Google's C-suite has a lot of money, and it enjoys spending it.
Since its IPO 10 years ago, Google has spent at least $23 billion buying 145 companies, according to FactSet. Of all those deals, financial analysts say three stand out as clear winners.
The first is YouTube, which Google bought in 2006 for $1.65 billion. The price tag seemed high at the time, but YouTube has grown by leaps and bounds. The digital marketing firm eMarketer says YouTube raked in $5.6 billion in gross revenue last year alone.
Another success is Android. Andy Rubin sold his company to Google in 2005, and then helped develop the mobile operating system into the global powerhouse it is today. The operating system will run on 80 percent of the smartphones sold this year, according to IDC.
"Google doesn't make any money on the operating system itself," said Neil Doshi of CRT Capital. "But, because it's tied to Google properties and services, they can really monetize well from Google searches and Gmail and all the other Google applications that come along with that."
A final winner analysts highlight is DoubleClick, which expanded Google's reach in online advertising into display ads. Google bought DoubleClick for $3.1 billion in 2007.
But what about the busts?
Analysts agree on three acquisitions that didn't work out: ITA Software, dMarc Broadcasting and Slide, a social app developer that Google shut down two years after buying the company for $182 million.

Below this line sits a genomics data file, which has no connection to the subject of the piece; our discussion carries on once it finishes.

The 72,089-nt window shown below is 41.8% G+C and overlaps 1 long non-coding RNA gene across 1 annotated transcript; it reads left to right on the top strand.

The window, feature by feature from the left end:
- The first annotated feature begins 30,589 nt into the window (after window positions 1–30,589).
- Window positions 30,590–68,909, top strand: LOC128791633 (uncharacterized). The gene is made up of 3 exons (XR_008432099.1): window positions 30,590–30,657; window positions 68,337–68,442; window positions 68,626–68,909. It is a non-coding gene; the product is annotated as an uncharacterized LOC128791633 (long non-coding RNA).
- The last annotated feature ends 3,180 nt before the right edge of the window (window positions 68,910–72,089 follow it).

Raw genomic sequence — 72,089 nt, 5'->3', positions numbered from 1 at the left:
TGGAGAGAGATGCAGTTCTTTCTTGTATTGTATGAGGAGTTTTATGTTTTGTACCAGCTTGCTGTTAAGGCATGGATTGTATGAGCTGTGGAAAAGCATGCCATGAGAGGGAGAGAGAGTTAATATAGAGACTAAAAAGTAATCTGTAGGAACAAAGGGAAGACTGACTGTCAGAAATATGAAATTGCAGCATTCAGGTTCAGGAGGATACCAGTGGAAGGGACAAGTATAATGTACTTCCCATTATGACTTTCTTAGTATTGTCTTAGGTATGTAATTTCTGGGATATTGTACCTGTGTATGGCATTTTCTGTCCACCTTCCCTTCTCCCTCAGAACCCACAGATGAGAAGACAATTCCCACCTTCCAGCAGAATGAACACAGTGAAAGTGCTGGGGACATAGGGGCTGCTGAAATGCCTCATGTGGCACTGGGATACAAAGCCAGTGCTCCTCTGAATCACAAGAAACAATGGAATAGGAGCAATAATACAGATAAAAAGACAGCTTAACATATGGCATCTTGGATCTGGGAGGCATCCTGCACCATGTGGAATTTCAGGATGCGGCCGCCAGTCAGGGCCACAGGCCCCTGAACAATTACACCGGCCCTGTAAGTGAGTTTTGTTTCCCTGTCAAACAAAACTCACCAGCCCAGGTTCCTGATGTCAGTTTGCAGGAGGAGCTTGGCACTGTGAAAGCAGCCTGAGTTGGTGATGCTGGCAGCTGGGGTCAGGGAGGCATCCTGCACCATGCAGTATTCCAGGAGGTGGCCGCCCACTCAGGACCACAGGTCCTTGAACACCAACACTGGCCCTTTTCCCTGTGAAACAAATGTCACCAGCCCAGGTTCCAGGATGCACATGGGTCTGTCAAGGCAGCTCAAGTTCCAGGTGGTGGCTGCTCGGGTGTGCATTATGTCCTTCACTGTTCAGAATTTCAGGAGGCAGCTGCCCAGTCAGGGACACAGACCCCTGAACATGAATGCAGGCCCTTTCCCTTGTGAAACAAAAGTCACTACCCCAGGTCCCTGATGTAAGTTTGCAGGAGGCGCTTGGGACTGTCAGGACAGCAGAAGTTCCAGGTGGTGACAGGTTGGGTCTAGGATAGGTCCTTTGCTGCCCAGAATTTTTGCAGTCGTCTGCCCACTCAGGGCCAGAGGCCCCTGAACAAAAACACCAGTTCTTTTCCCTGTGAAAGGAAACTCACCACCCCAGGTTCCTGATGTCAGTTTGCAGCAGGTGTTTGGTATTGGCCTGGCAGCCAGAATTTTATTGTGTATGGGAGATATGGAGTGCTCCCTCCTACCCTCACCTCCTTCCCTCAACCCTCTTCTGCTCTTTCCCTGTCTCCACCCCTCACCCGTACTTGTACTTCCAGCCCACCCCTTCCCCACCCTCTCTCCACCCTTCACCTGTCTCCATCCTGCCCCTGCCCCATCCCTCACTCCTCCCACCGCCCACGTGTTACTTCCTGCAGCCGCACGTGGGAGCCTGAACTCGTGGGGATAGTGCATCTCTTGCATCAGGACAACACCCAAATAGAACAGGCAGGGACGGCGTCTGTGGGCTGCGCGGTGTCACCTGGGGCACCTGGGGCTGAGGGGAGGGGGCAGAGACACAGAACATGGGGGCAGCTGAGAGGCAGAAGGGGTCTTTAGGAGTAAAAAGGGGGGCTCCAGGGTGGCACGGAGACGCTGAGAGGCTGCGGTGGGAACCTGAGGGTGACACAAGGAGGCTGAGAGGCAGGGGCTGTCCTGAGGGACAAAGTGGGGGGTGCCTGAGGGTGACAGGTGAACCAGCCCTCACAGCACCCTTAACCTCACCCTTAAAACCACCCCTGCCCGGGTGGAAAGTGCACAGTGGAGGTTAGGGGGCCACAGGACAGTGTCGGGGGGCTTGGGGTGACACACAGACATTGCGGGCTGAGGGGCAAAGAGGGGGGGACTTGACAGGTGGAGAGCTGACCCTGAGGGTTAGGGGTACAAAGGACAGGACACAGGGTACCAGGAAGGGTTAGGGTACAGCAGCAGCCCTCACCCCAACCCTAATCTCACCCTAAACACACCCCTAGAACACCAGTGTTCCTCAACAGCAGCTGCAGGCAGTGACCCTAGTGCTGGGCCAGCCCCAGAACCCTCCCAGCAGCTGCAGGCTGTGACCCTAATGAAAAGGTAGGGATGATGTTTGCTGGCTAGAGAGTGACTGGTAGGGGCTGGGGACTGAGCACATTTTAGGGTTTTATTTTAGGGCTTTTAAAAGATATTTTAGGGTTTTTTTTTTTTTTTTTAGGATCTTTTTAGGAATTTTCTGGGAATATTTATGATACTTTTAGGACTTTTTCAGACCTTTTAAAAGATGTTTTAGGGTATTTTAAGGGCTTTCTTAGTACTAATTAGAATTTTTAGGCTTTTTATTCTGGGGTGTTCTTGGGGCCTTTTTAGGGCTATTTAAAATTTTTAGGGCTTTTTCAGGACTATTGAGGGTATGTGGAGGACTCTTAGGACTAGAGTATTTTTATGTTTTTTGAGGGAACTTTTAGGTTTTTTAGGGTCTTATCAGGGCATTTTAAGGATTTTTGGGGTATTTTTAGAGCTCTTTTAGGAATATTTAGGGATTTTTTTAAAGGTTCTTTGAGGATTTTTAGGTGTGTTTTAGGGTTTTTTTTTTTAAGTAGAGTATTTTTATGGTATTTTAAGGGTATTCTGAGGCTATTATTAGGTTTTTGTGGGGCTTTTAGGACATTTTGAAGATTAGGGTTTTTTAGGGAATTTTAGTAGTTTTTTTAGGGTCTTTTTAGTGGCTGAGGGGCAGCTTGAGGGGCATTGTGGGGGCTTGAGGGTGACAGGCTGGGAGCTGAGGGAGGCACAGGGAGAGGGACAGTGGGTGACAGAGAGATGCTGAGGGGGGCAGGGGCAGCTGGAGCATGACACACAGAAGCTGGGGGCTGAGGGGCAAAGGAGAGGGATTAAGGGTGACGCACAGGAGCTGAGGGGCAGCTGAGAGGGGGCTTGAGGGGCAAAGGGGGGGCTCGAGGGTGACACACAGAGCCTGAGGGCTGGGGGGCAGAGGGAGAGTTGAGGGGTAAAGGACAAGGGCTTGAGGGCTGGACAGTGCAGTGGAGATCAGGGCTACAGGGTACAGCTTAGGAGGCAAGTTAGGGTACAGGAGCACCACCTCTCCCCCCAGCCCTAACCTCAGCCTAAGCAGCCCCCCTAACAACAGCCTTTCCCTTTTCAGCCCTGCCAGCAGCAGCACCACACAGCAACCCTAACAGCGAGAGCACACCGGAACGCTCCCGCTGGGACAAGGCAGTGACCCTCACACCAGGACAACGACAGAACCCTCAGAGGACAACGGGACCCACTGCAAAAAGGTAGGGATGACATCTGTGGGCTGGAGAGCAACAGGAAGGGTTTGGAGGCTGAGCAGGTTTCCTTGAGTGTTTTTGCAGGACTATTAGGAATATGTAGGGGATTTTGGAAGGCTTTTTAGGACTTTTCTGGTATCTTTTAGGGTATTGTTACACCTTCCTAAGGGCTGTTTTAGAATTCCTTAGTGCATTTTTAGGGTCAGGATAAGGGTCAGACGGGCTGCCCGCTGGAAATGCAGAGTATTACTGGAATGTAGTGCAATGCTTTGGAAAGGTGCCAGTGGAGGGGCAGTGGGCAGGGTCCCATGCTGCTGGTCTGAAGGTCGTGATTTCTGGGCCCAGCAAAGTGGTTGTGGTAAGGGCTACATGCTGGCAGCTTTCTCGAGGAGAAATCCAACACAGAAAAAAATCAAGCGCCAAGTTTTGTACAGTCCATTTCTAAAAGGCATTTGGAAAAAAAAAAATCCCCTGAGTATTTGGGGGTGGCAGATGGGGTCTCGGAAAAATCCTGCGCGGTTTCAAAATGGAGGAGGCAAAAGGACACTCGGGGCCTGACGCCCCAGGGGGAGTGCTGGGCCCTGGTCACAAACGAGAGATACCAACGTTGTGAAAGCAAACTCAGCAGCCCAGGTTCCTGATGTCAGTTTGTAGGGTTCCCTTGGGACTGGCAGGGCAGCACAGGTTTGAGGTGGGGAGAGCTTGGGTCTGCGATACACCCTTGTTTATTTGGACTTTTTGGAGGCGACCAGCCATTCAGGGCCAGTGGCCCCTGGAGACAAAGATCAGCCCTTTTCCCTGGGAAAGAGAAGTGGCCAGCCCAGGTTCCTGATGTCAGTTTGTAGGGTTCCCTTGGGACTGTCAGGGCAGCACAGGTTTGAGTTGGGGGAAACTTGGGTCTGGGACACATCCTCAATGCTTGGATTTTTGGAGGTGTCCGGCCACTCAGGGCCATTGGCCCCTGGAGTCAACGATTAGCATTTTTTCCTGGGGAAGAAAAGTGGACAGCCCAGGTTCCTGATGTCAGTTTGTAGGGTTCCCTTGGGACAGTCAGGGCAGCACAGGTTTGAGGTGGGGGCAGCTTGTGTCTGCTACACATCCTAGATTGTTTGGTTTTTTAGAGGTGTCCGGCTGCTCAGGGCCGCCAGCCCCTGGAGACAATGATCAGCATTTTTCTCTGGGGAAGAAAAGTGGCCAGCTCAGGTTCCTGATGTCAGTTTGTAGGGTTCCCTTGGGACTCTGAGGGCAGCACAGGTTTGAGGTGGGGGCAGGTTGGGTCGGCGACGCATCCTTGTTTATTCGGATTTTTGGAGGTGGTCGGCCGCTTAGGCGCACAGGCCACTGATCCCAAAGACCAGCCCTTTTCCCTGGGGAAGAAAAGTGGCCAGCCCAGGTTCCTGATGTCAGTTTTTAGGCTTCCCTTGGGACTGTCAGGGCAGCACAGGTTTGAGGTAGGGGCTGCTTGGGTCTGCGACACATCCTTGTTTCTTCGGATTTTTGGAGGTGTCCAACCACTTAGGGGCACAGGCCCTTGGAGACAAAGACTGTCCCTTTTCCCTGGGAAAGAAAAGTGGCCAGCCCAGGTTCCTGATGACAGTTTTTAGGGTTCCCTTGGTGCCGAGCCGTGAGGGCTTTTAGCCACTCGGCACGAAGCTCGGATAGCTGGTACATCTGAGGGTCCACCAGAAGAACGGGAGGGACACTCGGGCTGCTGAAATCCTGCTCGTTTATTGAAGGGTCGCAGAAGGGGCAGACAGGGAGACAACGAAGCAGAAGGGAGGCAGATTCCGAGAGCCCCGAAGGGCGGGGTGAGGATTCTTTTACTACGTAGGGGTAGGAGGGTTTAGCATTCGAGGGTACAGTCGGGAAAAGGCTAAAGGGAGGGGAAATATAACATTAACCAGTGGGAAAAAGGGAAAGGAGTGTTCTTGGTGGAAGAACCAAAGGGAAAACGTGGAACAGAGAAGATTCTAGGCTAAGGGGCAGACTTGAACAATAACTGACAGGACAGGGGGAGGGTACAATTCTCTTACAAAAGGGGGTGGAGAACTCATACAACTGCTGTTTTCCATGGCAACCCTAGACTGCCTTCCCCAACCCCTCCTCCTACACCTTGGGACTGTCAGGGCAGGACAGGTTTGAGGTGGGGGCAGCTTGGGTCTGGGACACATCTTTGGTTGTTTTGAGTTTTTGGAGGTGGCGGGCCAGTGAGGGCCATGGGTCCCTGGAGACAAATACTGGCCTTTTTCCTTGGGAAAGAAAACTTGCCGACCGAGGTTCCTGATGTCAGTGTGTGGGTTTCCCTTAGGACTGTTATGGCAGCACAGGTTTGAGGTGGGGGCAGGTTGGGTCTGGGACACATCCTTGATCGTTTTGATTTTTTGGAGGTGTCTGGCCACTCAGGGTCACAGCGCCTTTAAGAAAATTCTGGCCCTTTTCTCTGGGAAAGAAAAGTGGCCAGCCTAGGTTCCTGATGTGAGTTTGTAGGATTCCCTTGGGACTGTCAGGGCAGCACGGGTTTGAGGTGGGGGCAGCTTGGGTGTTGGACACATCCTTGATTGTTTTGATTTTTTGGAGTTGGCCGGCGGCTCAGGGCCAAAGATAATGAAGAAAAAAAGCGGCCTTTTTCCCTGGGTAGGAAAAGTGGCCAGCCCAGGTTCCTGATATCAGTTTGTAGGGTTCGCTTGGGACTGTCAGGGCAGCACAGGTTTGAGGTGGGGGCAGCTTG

Finally, there is the mixed bag of Motorola, which Google bought for more than $12 billion, and then sold for $3 billion two years later. However, Youssef Squali of Cantor Fitzgerald says Google did keep most of Motorola's portfolio of mobile patents, offering the company legal protection for its Android software.
Now the question for investors is what Google will buy next with its $61 billion cash pile. Analysts say the company could make a play in the social space given the underwhelming performance of Google Plus.
An acquisition in media is also a possibility. Aaron Kessler of Raymond James says Pandora could still be in Google's crosshairs.
(Scroll through an interactive timeline of Google's post-IPO history, below)
—By CNBC's Josh Lipton